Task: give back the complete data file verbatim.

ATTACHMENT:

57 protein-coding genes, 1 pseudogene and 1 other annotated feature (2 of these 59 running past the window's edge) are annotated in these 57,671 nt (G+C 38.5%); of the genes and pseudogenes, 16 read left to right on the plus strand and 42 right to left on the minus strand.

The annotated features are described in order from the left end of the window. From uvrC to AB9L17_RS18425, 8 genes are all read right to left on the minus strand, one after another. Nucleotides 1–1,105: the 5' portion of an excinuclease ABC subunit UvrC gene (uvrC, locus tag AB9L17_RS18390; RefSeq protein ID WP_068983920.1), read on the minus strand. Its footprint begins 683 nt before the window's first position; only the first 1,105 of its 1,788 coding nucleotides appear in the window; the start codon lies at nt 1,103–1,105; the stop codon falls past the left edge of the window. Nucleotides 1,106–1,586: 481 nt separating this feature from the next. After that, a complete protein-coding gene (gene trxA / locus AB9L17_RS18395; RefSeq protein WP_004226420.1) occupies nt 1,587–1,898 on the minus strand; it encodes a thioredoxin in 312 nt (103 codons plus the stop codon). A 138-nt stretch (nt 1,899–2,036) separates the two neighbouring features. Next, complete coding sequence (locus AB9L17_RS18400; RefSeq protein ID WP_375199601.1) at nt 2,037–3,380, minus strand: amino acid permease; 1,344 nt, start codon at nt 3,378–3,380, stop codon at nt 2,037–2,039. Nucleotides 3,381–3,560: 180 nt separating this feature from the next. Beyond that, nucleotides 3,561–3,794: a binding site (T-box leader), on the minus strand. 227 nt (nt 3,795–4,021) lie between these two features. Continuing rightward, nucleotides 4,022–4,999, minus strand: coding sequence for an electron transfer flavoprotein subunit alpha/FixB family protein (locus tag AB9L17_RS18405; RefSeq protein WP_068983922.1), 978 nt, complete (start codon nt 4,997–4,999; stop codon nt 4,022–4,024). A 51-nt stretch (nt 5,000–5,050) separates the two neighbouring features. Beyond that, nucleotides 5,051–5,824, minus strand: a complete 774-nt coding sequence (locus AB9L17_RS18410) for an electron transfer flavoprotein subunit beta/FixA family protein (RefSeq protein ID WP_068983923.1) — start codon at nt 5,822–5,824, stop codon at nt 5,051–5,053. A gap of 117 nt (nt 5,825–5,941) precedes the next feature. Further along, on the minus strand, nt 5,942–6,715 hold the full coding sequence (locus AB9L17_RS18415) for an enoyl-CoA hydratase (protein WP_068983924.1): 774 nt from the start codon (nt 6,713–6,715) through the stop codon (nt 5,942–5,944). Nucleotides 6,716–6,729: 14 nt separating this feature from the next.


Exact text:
57 protein-coding genes, 1 pseudogene and 1 other annotated feature (2 of these 59 running past the window's edge) are annotated in these 57,671 nt (G+C 38.5%); of the genes and pseudogenes, 16 read left to right on the plus strand and 42 right to left on the minus strand.

The annotated features are described in order from the left end of the window. From uvrC to AB9L17_RS18425, 8 genes are all read right to left on the minus strand, one after another. Nucleotides 1–1,105: the 5' portion of an excinuclease ABC subunit UvrC gene (uvrC, locus tag AB9L17_RS18390; RefSeq protein ID WP_068983920.1), read on the minus strand. Its footprint begins 683 nt before the window's first position; only the first 1,105 of its 1,788 coding nucleotides appear in the window; the start codon lies at nt 1,103–1,105; the stop codon falls past the left edge of the window. Nucleotides 1,106–1,586: 481 nt separating this feature from the next. After that, a complete protein-coding gene (gene trxA / locus AB9L17_RS18395; RefSeq protein WP_004226420.1) occupies nt 1,587–1,898 on the minus strand; it encodes a thioredoxin in 312 nt (103 codons plus the stop codon). A 138-nt stretch (nt 1,899–2,036) separates the two neighbouring features. Next, complete coding sequence (locus AB9L17_RS18400; RefSeq protein ID WP_375199601.1) at nt 2,037–3,380, minus strand: amino acid permease; 1,344 nt, start codon at nt 3,378–3,380, stop codon at nt 2,037–2,039. Nucleotides 3,381–3,560: 180 nt separating this feature from the next. Beyond that, nucleotides 3,561–3,794: a binding site (T-box leader), on the minus strand. 227 nt (nt 3,795–4,021) lie between these two features. Continuing rightward, nucleotides 4,022–4,999, minus strand: coding sequence for an electron transfer flavoprotein subunit alpha/FixB family protein (locus tag AB9L17_RS18405; RefSeq protein WP_068983922.1), 978 nt, complete (start codon nt 4,997–4,999; stop codon nt 4,022–4,024). A 51-nt stretch (nt 5,000–5,050) separates the two neighbouring features. Beyond that, nucleotides 5,051–5,824, minus strand: a complete 774-nt coding sequence (locus AB9L17_RS18410) for an electron transfer flavoprotein subunit beta/FixA family protein (RefSeq protein ID WP_068983923.1) — start codon at nt 5,822–5,824, stop codon at nt 5,051–5,053. A gap of 117 nt (nt 5,825–5,941) precedes the next feature. Further along, on the minus strand, nt 5,942–6,715 hold the full coding sequence (locus AB9L17_RS18415) for an enoyl-CoA hydratase (protein WP_068983924.1): 774 nt from the start codon (nt 6,713–6,715) through the stop codon (nt 5,942–5,944). Nucleotides 6,716–6,729: 14 nt separating this feature from the next.